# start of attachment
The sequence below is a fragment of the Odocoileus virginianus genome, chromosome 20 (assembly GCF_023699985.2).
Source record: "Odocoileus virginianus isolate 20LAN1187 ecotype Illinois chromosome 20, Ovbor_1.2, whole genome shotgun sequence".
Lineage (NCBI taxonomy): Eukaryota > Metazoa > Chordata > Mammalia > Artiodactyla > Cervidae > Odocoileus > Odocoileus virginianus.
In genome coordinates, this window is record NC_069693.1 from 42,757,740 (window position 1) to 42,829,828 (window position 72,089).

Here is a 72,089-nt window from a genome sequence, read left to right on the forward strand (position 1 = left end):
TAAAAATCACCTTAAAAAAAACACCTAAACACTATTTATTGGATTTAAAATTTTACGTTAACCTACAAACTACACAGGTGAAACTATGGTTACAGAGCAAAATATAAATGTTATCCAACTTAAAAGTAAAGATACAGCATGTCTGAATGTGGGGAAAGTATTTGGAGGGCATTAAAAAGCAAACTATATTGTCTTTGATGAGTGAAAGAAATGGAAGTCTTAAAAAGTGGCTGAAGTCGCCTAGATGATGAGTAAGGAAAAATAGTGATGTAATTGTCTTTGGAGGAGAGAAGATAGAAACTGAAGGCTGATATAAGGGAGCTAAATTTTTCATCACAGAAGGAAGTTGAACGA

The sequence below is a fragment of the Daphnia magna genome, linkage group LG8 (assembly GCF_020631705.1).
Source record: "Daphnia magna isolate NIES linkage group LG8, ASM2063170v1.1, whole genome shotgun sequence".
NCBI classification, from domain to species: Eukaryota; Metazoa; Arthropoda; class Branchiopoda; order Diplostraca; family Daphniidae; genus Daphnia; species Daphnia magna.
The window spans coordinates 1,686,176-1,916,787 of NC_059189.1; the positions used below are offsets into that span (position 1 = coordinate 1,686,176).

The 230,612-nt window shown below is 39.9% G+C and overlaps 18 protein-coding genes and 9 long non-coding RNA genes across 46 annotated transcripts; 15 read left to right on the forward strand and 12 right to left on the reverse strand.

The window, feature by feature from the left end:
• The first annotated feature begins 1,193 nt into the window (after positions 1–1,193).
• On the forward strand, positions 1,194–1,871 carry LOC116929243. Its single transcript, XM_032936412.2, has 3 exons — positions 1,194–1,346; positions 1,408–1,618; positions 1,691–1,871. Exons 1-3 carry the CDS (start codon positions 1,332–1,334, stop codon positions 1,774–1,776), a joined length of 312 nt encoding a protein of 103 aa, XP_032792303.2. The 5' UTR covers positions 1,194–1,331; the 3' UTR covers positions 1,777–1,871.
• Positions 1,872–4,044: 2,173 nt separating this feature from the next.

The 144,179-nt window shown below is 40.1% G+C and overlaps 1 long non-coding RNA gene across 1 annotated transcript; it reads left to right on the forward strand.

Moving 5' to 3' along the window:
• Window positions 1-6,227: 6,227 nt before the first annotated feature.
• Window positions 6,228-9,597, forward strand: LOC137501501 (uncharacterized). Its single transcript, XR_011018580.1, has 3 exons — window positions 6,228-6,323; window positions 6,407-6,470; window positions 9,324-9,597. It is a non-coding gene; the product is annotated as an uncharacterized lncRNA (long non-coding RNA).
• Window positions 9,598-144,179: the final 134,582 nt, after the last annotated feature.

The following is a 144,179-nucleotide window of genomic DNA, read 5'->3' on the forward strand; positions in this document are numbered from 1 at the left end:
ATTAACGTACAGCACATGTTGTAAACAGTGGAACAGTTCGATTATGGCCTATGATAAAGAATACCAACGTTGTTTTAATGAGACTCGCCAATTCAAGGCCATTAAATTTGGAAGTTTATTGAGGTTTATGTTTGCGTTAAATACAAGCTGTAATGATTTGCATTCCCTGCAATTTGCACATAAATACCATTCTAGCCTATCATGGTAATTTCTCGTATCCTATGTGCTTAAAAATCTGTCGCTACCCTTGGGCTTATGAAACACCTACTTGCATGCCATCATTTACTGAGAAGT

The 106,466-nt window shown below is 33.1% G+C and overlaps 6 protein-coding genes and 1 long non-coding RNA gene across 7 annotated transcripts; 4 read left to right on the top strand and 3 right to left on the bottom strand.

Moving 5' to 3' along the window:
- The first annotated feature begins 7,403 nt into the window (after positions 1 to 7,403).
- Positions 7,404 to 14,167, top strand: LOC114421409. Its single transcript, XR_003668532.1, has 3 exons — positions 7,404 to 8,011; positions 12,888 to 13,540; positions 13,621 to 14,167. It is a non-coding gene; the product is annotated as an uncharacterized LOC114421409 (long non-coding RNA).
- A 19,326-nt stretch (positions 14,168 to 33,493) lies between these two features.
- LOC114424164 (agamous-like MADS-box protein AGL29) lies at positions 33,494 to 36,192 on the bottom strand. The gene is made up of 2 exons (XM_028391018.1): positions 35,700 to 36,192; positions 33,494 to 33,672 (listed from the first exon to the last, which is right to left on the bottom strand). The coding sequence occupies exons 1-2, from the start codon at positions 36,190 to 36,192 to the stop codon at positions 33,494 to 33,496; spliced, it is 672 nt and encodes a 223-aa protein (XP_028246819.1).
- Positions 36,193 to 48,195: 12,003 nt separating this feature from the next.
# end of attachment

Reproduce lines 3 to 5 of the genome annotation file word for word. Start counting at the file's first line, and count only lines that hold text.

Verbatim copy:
Lineage (NCBI taxonomy): Eukaryota > Metazoa > Chordata > Mammalia > Artiodactyla > Cervidae > Odocoileus > Odocoileus virginianus.
In genome coordinates, this window is record NC_069693.1 from 42,757,740 (window position 1) to 42,829,828 (window position 72,089).

Here is a 72,089-nt window from a genome sequence, read left to right on the forward strand (position 1 = left end):